If you’ve been doing any online reading about this whole Paleo thing, you must have come across Mark Sisson and his Primal Blueprint empire. While Robb Wolf and Loren Cordain are often credited with starting the Paleo revolution, Sisson could surely be held responsible for bringing a point of view and a ridiculous amount of evolutionary-leaning evidence to the masses via his primary site, Mark’s Daily Apple.
Aside from his prolific blog, Sisson has also published several books ranging in subject from how to get started with Primal to an entire cookbook dedicated to sauces and dressings. I thought I’d start with a review of the original – The Primal Blueprint Cookbook which I’ve owned and used for the last two years. Let’s get to it!
Nut-Free Cookbook Review Metrics
# of recipes: 105
% of recipes with pictures: 100%
# of recipes with nuts: 13
% of recipes with nuts: 12%
Overall at a nut-free percentage of 88%, a large number of recipes, and decent pictures, this cookbook is a worthy purchase. I know I’ve used it several times and continue to refer to it for staple dishes that I tend to make and iterate repeatedly. There are plenty of quality go-tos in here.
To the book’s credit, very few recipes have hidden nuts. When they are there, they’re a primary part of the recipe so they’re easy to spot and therefore to avoid. It’s easy to skip the Almond Crusted Poached Eggs, the Nut Crackers or the Nut Butter Bars. But also avoid the Pesto and the Spinach Bread recipes because pine nuts sneak into the mix. Allergens are not specifically noted or bolded in the recipe overview or ingredients lists, so be sure to read carefully before committing to one.
A few of the recipes are for salads or vegetable dishes where the nuts are easily removed without much impact to the final product. Out of the 13 recipes with nuts, I’d consider four of them easily manipulated to omit them.
If you’ve checked out my other cookbook reviews so far, you’ll know that pictures are a key cookbook ingredient for me. This book contains several images for each recipe, including a visual of ingredients and occasionally some in-progress photos. They won’t win any photography awards, but they’re sufficient to understand the method and visualize the outcome.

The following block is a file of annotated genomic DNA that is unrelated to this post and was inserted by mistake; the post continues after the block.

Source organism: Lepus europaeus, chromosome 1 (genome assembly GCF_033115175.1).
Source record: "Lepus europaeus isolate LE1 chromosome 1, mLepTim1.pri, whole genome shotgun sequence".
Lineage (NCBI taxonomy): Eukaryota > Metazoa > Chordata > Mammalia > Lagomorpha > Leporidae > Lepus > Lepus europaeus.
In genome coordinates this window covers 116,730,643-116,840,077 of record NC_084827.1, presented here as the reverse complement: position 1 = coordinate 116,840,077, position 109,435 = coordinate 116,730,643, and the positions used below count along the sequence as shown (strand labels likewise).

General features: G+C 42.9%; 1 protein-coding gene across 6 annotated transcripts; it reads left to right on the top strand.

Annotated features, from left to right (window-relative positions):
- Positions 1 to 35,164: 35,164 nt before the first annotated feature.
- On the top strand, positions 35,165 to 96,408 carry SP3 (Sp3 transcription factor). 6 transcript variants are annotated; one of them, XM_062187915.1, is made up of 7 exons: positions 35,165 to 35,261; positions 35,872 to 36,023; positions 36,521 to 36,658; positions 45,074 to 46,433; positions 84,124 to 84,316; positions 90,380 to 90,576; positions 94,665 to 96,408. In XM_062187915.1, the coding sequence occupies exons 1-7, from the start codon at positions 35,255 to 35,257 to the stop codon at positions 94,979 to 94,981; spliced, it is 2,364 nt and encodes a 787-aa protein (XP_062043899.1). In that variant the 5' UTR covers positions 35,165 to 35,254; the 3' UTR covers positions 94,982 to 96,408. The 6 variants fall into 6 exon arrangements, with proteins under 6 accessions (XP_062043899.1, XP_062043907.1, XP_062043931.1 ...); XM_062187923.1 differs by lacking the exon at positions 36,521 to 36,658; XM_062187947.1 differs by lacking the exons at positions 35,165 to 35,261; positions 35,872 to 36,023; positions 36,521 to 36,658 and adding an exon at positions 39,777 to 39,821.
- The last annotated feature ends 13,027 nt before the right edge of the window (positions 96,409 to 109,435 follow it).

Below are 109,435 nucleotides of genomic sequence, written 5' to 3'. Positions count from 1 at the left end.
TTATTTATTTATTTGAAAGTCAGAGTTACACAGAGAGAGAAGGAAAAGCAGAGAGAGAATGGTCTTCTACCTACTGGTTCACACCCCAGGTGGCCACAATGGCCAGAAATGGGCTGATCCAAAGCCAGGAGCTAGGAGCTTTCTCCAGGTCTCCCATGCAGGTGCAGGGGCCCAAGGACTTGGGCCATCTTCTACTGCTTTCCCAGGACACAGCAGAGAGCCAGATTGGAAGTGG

Variety is good in terms of types of meals, types of ingredients and cooking methods, though there is a definite emphasis on meats. I find that some Paleo recipe books are light in fish, but I feel like this book provides plenty of options. I don’t mind this tilt toward animal products, but if you’re into creative vegetable main dishes, this isn’t the book for that.
Another differentiator is the nice little beverage section at the end, which is also typically excluded from Paleo cookbooks. Mark makes a lot of use of coconut. While this is not a nut, if you’re allergic or sensitive to coconut, this may not be the book for you.
The section on marinades, sauces and dressings is helpful, though nowhere nearly as extensive as the entire book he put out on the subject, which I’ll have to review another time.
In addition to the recipes, the book provides decent up-front information about Primal-friendly ingredients, how to stock an appropriate pantry, and recommendations for basic cooking tools.
All in all, I give the cookbook props for being friendly for those of us with a nut allergy who also cook Primal style. At least some of the recipes (in addition to many, many others) are available on Mark’s blog, so it’s worth checking those out before you decide if you want to invest in the book.
Do you have the Primal Blueprint Cookbook? If so, what do you think?